3. Parsing your positive dataset into the OpenCV data vector
        3. Parameter selection when training an object model
          1. Training parameters involved in training an object model
          2. The cascade classification process in detail
            1. Step 1 – grabbing positive and negative samples
            2. Step 2 – precalculation of integral image and all possible features from the training data
            3. Step 3 – firing up the boosting process
            4. Step 4 – saving the temporary result to a stage file
          3. The resulting object model explained in detail
            1. HAAR-like wavelet feature models
            2. Local binary pattern models
            3. Visualization tool for object models
          4. Using cross-validation to achieve the best model possible
        4. Using scene specific knowledge and constraints to optimize the detection result
          1. Using the parameters of the detection command to influence your detection result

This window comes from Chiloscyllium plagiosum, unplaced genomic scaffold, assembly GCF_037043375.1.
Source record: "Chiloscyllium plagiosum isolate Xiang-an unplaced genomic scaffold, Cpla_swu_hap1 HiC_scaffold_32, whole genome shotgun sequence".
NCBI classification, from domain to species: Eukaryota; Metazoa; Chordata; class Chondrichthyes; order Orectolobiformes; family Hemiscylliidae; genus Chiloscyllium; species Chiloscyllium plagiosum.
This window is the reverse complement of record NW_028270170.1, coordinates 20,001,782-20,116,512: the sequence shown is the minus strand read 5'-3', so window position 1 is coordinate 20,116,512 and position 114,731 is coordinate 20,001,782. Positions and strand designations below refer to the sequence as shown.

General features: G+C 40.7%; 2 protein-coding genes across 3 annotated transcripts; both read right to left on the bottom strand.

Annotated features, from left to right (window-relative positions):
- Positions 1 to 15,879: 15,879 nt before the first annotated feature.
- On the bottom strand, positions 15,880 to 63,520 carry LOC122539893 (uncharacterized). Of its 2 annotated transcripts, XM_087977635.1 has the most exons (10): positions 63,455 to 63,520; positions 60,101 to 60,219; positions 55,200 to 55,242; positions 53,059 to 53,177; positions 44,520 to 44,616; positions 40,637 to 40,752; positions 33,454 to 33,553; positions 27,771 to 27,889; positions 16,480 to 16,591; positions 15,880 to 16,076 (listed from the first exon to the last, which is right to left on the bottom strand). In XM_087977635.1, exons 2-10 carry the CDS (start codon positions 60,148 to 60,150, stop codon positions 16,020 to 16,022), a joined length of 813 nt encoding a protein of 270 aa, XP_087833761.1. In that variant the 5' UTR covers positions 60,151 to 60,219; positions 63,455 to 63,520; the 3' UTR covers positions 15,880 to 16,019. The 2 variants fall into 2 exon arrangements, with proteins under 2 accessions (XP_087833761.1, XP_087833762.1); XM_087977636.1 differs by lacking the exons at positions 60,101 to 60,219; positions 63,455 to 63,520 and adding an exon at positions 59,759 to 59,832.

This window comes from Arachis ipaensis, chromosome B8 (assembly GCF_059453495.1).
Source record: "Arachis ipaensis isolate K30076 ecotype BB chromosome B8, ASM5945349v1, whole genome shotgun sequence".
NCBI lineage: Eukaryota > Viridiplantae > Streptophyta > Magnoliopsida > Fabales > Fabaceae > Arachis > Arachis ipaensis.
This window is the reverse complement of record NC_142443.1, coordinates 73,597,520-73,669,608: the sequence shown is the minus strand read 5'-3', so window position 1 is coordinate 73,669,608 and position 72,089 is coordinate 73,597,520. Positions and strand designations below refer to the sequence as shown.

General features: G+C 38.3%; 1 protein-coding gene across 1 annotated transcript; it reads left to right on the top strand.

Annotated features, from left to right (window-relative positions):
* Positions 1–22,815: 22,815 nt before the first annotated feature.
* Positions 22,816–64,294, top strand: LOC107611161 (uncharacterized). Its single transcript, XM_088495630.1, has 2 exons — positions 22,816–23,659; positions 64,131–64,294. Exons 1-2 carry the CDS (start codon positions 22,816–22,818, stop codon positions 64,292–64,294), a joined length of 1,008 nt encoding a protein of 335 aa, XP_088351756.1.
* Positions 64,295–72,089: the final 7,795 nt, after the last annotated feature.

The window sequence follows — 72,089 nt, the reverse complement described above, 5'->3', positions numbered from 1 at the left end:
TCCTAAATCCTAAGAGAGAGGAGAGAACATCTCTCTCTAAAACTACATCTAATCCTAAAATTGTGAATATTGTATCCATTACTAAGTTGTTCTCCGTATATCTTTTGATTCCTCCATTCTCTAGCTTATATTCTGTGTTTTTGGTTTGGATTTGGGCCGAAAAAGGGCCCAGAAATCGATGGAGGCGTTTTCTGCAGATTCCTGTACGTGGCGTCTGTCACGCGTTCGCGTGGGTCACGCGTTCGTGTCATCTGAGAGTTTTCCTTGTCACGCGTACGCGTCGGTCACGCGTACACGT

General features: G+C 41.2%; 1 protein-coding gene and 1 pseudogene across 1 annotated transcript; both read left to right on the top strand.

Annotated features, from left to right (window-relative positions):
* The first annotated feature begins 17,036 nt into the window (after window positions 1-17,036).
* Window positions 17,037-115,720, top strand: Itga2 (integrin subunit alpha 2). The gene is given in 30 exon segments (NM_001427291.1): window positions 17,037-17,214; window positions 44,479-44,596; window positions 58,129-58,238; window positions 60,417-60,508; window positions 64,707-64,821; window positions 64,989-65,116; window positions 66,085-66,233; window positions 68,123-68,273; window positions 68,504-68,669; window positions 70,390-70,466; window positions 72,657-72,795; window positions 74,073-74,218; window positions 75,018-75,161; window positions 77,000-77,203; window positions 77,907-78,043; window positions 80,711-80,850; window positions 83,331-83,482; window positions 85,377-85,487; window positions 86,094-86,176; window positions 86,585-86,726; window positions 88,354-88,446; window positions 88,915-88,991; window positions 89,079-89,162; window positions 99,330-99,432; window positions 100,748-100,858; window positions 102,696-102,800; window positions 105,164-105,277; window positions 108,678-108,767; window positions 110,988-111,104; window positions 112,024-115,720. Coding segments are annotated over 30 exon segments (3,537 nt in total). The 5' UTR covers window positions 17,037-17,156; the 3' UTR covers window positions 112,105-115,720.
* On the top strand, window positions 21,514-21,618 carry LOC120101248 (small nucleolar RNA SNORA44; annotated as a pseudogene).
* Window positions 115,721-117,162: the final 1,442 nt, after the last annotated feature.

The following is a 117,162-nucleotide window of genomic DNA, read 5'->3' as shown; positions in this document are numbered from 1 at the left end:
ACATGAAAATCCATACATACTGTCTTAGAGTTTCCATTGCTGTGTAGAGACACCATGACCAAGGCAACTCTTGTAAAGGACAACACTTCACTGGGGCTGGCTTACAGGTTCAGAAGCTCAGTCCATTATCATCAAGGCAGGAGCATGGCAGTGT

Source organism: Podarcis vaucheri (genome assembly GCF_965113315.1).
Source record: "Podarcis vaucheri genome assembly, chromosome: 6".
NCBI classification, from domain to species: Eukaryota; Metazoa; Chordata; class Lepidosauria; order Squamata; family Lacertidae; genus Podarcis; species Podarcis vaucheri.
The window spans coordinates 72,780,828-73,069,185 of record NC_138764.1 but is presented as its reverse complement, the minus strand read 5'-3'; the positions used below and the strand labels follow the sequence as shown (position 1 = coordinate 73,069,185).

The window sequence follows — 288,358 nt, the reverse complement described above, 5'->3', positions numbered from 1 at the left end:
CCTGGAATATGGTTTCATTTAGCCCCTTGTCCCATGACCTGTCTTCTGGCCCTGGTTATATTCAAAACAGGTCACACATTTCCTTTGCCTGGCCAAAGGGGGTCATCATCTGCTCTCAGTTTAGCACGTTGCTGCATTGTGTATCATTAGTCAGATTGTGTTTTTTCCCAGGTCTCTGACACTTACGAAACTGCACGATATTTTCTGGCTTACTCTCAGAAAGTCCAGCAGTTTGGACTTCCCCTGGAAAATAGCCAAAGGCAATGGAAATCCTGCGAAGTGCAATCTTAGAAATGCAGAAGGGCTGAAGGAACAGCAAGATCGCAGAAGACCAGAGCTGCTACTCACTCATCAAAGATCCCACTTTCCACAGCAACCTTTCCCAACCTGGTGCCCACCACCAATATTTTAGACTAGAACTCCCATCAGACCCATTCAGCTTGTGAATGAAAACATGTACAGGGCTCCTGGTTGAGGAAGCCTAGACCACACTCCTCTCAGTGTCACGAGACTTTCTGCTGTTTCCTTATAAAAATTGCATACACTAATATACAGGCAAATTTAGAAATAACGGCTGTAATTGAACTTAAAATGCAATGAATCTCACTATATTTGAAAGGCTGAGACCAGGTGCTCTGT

2. Increasing object instance detection and reducing false positive detections
        5. Obtaining rotation invariance object detection
        6. 2D scale space relation
        7. Performance evaluation and GPU optimizations
          1. Object detection performance testing
          2. Optimizations using GPU code
        8. Practical applications
        9. Summary
      13. 6. Efficient Person Identification Using Biometric Properties
        1. Biometrics, a general approach
          1. Step 1 – getting a good training dataset and applying application-specific normalization
          2. Step 2 – creating a descriptor of the recorded biometric
          3. Step 3 – using machine learning to match the retrieved feature vector
          4. Step 4 – think about your authentication process
        2. Face detection and recognition
          1. Face detection using the Viola and Jones boosted cascade classifier algorithm
          2. Data normalization on the detected face regions